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RE: IBC Section 1908.1.16 is a bugger

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I don't understand your steps 1 and 2.  The 2.5 factor is applied to the factored design force, not to the "capacity of the anchor".
 
I believe that the intent is to allow design of the anchor for a force less than the ductile failure load where applied loads are significantly lower than the anchor capacity.  For example, you may use 3/4" column anchor bolts as a minimum size but have relatively low uplift loads on the anchors.  The anchor embedment for uplift could be designed for 2.5*factored loads in lieu of the depth required for ductile failure.
 
Seems like a practical alternative for design?
 
Bill Sherman
CH2M HILL / DEN
720-286-2792
 


From: SGE Structural [mailto:sgordin(--nospam--at)sgeconsulting.com]
Sent: Tuesday, February 03, 2009 3:09 PM
To: seaint(--nospam--at)seaint.org
Subject: Re: IBC Section 1908.1.16 is a bugger

Still trying to find some logic in all this...
  1. Find the capacity of the anchor.
  2. Apply 2.5 factor to the capacity and find the "backward-design" force.
  3. Apply the "backward-design" force to the anchored structure.
  4. Find that the structure will fail at a fraction of that force.
In most cases, this means that the structure fails long before anything (brittle or ductile) will ever happen to the anchor.
The failure of the anchored structure appears to be the "trigger" embedded into the problem itself.
 
Why are we designing the anchors for the force that the anchored structure is incapable of resisting?  Why are we concerned about the brittle failure if the structure will fail in whatever mode long before the anchor is be loaded to any noteworthy portion of its capacity?
 
Is there logic here, after all?
 
V. Steve Gordin, SE
Irvine CA
 
  
----- Original Message -----
From: john yang
Sent: Tuesday, February 03, 2009 13:49
Subject: Re: IBC Section 1908.1.16 is a bugger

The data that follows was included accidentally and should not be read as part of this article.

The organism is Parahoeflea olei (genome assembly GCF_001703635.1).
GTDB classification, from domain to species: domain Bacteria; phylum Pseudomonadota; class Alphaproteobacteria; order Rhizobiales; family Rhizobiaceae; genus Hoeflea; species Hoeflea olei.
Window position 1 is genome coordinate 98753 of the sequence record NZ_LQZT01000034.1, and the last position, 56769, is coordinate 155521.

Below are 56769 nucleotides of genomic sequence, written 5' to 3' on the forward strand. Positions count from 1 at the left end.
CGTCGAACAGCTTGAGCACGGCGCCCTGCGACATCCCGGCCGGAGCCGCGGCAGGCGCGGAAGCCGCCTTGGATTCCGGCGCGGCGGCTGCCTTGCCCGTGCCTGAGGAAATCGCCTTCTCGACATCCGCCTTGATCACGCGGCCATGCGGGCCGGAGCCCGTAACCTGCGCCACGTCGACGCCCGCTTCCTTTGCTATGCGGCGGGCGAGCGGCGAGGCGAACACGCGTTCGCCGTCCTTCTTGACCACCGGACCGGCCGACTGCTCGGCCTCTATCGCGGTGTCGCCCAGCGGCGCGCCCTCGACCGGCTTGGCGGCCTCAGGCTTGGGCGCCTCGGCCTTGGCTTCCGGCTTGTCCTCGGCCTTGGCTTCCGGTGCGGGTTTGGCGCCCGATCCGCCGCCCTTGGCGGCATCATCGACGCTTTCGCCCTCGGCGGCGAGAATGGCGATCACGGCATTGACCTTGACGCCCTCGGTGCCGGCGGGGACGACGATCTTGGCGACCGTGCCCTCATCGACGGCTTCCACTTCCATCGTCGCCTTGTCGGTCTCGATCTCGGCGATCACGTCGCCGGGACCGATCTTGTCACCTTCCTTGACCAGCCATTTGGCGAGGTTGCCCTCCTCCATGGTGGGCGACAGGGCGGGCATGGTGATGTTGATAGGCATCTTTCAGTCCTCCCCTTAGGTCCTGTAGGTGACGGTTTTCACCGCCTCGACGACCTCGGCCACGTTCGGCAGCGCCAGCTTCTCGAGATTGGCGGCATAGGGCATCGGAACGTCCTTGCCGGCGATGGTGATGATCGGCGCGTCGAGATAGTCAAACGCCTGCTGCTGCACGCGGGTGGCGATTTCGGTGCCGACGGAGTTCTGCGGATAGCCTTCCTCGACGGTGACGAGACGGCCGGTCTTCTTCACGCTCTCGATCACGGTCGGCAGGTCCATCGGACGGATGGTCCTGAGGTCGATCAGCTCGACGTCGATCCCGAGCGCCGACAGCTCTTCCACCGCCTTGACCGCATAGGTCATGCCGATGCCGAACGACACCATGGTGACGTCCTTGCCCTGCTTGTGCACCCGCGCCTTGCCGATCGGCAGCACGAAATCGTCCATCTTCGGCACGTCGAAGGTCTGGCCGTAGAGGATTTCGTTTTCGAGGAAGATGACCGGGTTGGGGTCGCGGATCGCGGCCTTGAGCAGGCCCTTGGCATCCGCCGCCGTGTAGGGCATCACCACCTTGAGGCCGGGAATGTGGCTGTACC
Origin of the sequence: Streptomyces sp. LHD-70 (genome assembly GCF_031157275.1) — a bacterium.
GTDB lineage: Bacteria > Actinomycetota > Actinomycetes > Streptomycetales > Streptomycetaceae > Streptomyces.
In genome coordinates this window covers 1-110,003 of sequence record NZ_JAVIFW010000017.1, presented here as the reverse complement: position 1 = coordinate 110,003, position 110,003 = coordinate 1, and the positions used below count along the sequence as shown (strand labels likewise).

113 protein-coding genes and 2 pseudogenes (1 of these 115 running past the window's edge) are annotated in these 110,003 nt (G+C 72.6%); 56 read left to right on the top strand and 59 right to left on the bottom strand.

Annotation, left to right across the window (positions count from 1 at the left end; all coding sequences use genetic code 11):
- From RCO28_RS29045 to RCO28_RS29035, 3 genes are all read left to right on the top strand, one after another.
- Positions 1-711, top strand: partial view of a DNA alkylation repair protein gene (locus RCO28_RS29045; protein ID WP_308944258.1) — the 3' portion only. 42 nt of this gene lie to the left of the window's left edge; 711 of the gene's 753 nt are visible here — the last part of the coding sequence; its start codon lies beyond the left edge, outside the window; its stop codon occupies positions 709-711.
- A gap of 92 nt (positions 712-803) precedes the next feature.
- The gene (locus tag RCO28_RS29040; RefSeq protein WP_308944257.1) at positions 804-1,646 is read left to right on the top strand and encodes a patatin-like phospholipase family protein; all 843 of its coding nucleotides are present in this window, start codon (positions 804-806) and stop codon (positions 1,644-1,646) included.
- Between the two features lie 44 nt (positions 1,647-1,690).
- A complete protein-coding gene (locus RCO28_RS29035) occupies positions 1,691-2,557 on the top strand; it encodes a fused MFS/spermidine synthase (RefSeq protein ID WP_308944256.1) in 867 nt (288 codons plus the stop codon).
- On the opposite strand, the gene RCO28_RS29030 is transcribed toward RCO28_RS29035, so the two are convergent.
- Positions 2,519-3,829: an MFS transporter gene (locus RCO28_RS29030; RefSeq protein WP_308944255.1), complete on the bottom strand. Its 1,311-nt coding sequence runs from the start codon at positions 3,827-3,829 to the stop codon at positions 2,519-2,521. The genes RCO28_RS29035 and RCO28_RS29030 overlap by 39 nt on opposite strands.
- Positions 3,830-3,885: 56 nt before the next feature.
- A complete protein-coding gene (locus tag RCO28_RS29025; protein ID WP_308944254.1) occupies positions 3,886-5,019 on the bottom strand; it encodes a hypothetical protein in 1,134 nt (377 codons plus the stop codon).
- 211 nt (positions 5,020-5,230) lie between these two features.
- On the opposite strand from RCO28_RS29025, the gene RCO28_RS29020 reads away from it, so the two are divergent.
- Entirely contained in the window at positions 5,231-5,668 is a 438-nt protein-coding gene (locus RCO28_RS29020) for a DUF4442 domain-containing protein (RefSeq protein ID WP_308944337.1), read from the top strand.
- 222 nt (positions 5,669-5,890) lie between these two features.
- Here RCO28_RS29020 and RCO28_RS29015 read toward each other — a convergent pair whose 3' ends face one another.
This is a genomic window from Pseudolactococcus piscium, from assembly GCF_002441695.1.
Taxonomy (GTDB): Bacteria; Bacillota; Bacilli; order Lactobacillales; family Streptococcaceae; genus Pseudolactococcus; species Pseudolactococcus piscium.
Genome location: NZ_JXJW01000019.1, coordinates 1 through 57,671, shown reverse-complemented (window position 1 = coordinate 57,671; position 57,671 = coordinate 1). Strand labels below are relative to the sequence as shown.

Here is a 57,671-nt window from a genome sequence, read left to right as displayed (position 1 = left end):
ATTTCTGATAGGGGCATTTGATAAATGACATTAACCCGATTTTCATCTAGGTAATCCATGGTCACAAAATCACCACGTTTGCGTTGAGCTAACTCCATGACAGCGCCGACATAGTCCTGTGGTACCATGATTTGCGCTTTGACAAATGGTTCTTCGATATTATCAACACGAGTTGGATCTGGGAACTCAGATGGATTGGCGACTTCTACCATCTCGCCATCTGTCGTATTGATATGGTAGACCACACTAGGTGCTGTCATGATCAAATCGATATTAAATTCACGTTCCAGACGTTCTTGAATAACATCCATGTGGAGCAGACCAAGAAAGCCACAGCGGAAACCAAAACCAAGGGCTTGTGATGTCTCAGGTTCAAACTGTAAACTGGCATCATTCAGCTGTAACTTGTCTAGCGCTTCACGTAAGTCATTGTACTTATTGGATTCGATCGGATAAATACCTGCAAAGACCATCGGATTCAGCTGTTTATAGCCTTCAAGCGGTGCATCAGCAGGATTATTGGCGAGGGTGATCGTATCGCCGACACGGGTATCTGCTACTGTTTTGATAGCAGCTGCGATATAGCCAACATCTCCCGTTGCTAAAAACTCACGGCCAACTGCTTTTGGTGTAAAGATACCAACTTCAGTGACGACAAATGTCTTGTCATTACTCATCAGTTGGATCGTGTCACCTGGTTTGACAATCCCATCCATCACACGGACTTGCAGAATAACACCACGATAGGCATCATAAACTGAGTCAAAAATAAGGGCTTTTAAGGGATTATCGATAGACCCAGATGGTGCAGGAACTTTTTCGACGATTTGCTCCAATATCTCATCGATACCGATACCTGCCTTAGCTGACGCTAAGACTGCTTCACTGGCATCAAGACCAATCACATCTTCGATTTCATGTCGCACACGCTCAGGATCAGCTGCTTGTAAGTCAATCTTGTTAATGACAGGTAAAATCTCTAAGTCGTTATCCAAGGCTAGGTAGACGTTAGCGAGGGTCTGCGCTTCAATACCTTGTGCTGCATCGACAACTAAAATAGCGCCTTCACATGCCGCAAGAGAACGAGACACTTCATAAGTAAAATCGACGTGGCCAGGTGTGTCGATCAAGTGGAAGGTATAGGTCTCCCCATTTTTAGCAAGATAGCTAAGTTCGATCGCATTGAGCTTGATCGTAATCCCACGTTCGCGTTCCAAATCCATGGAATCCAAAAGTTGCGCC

However, by code, you have to prove the failure mode is not in the brittle failure and this is not limited to steel anchor only.  Therefore, if the failure happens in the concrete like breakout, pullout and so on, 2.5 factor should be applied.  2.5 factor is kind of safety factor to ensure that, when the brittle failure mode is governed, the material is in the elastic range.

For example, if I use very strong anchor (high capacity anchor), the concrete pullout strength will be governed.  Therefore, regardless of anchor type or material, 2.5 factor should be applied.

In contrary, if I use relatively weak anchor and the anchor capacity is governed "not concrete", 2.5 factor may be eliminated. 

Thanks.

John Yang

On Tue, Feb 3, 2009 at 7:41 AM, Larry Hauer <lhauer(--nospam--at)live.com> wrote:
Bill,
 
I haven't gotten any "post installed" anchors in concrete to work using the 2.5 increase per CBC 1908.1.16, so I am falling back on the definition of "Ductile Steel Element" from page 379 of the ACI which states that ASTM A307 "shall be considered ductile." The way I read ACI Sec. D.3.3.4, the A307 threaded rod, (for epoxy applications), or anchor bolt would meet the criteria of this section, (I hope).
 
Larry Hauer S.E.




From: t.w.allen(--nospam--at)cox.net
To: seaint(--nospam--at)seaint.org
Subject: IBC Section 1908.1.16 is a bugger
Date: Fri, 30 Jan 2009 10:26:36 -0800



Now that new construction is slowing down, I wonder how big of a role this will play in the remodel world.

 

Does anyone know the source of the 2.5 factor mentioned in the modification to ACI 318 Appendix D.3.3.5? It seems rather arbitrary to me. But, what do I know?

 

 

T. William (Bill) Allen, S.E.

ALLEN DESIGNS

Consulting Structural Engineers
 
V (949) 248-8588 F(949) 209-2509

 



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